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Intel Portables Linux

Intel and Nokia Provide First MeeGo Release 115

wehe writes "The first fruit of the cooperation between Intel and Nokia is available: the first release of MeeGo. MeeGo is a merge of the former Maemo and Moblin Linux distros. What is available now is 'The MeeGo distribution infrastructure and the operating system base from the Linux kernel to the OS infrastructure up to the middleware layer. The MeeGo architecture is based on a common core across the different usage models, such as netbooks, handheld, in-vehicle, and connected TV.' The images available now for download are suitable for Intel Atom-based netbooks, ARM-based Nokia N900, and Intel Atom-based handset (Moorestown). RPM repositories as well as git source repositories are there for download, too."
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Intel and Nokia Provide First MeeGo Release

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  • Disappointing (Score:2, Interesting)

    by Rysc ( 136391 ) * <> on Friday April 02, 2010 @09:12AM (#31705628) Homepage Journal

    I am quite saddened that this new system will not be Debian-based. One of the little joys of my n900 is that it is Debian underneath. I cannot imagine that switching to a Fedora base will make anything better, and I expect it will make many things worse.

  • by DaGoodBoy ( 8080 ) on Friday April 02, 2010 @09:19AM (#31705688) Homepage

    Half the available netbooks are running the GMA500 / Poulsbo and there hasn't been any support by Intel for Linux drivers since 2008. How can they claim MeeGo will support netbook and MID hardware without accelerated video drivers for their own product?

  • Re:Disappointing (Score:4, Interesting)

    by glasserc ( 1510291 ) on Friday April 02, 2010 @09:19AM (#31705690)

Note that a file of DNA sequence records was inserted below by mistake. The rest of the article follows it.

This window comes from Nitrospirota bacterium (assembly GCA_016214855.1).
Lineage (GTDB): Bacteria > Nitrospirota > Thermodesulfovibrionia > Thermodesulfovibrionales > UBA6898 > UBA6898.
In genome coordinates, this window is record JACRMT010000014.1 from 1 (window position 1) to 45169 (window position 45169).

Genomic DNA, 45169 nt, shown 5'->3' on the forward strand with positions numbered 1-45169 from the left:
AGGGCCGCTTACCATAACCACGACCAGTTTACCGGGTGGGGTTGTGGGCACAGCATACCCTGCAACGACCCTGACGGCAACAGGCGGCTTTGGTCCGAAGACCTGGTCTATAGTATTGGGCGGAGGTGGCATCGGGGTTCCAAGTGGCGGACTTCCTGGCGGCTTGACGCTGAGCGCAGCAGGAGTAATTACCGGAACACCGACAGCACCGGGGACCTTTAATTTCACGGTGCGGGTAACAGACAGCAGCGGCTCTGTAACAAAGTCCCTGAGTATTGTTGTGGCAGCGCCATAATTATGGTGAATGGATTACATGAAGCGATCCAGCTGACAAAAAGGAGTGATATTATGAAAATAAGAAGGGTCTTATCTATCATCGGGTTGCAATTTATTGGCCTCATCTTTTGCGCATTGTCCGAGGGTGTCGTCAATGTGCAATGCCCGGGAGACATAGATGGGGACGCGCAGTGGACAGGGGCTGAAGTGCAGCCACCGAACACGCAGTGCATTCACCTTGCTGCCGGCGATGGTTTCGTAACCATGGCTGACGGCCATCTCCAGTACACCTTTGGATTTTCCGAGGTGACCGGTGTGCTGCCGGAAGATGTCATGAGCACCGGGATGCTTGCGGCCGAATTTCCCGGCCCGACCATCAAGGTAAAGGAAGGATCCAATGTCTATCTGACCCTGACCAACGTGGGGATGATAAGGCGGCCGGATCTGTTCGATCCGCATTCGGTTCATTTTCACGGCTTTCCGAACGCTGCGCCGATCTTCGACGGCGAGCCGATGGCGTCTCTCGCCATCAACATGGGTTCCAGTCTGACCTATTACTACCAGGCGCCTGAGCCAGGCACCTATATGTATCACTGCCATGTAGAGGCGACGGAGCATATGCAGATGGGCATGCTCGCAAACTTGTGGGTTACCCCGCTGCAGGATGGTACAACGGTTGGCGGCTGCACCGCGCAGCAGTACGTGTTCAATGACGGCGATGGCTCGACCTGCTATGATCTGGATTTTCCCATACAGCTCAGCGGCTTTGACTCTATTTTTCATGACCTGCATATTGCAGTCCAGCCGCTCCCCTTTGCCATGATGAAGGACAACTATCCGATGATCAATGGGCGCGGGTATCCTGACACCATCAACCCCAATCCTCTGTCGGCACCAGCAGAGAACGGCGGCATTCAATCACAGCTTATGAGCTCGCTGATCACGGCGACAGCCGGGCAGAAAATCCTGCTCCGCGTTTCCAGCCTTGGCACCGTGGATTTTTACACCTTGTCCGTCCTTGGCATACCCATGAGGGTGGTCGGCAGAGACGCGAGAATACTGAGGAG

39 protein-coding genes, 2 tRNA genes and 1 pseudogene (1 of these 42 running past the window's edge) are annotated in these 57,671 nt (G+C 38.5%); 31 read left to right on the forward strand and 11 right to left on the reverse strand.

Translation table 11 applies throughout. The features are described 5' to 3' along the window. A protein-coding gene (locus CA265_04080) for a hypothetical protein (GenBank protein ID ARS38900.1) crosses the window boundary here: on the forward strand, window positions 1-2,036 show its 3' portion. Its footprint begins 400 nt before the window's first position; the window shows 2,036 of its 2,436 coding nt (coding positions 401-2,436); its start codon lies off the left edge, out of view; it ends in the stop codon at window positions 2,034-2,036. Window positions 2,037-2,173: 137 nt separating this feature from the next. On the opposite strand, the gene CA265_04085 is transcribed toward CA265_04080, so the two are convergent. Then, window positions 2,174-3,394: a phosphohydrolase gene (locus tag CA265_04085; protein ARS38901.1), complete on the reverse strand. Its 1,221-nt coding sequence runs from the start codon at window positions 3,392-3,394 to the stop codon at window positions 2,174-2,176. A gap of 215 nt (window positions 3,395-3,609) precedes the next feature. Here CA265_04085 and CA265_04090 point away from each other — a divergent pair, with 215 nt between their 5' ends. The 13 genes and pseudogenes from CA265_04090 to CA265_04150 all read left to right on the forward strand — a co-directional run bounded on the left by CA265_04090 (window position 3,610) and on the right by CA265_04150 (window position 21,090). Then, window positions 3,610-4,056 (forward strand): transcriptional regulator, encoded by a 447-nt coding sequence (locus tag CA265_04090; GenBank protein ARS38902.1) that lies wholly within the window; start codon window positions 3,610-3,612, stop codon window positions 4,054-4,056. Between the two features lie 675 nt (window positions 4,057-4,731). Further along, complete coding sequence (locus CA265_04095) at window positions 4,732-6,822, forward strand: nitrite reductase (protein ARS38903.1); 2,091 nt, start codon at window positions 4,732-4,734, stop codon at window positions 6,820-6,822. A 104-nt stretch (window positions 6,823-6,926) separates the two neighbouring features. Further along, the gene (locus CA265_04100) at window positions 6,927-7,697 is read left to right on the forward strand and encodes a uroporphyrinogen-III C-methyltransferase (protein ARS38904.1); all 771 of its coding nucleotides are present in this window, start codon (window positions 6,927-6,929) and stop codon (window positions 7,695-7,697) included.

Most people who care seem to share your opinion. I'm a little upset about it too, but remember that the original Maemo system wasn't "quite" Debian based -- you couldn't just apt-get whatever you wanted. There were some incompatibilities with the standard Debian repos. That's why they had the easy-debian-chroot package, and that was what I really loved about Maemo. To be honest, I don't care a whole lot whether the Application Manager is a frontend to apt or yum. As long as I have my easy-deb-chroot, I'll be happy :)

    Nokia is the biggest hardware company out there that I think really "gets it". So I'm still taking a position of cautious optimism.


  • Encouraging (Score:3, Interesting)

    by Kludge ( 13653 ) on Friday April 02, 2010 @09:20AM (#31705706)

    And thank goodness, I say. One of the little disappointments of my little N900 is that it uses debian packaging system, and I can't even tell what date which packages were installed.

  • by rwa2 ( 4391 ) * on Friday April 02, 2010 @10:24AM (#31706100) Homepage Journal

    Word... I'd love to throw these little mouse-sized computers [] at everything for work, but can't really use their binary driver packages that can only really be shoehorned in to a particular ubuntu release.

    Had to go with a mini-itx nVidia ION platform instead... which admittedly has much better performance and driver support, but is ~8 times the size and thus actually needs space and mounting hardware allocated for it. I wish some manufacturer would sell the nano-itx ION reference platform [] (hint hint easy money)... that was almost as small as a Fit-PC2 and had all the interfaces we wanted. But blargh.

  • Re:Encouraging (Score:3, Interesting)

    by Hurricane78 ( 562437 ) <deleted&slashdot,org> on Friday April 02, 2010 @11:30AM (#31706742)

    Portage is even more advanced. And I don’t even talk about Paludis.
    I don’t get why people still love to live in dependency hell (or DLL hell)...

  • by pavon ( 30274 ) on Friday April 02, 2010 @11:44AM (#31706884)

    The concept of joining the efforts and creating MeeGo is a very good one, but the details that have been announced are not encouraging. Mameo was a mature shipping product with many developers. Moblin was a proof of concept with some interesting ideas. And yet in all the mundane details they seemed to favor what Moblin was using rather than Mameo. Package management isn't a huge deal. Back in the day apt was better than rpm, now aptitude and yum are pretty comparable, with only minor advantages and disadvantages. So why change which they are using for no compelling reason? Why would they choose the convenience of Intel over the convenience of an established developer and user community? It makes no sense whatsoever.

Think of it! With VLSI we can pack 100 ENIACs in 1 sq. cm.!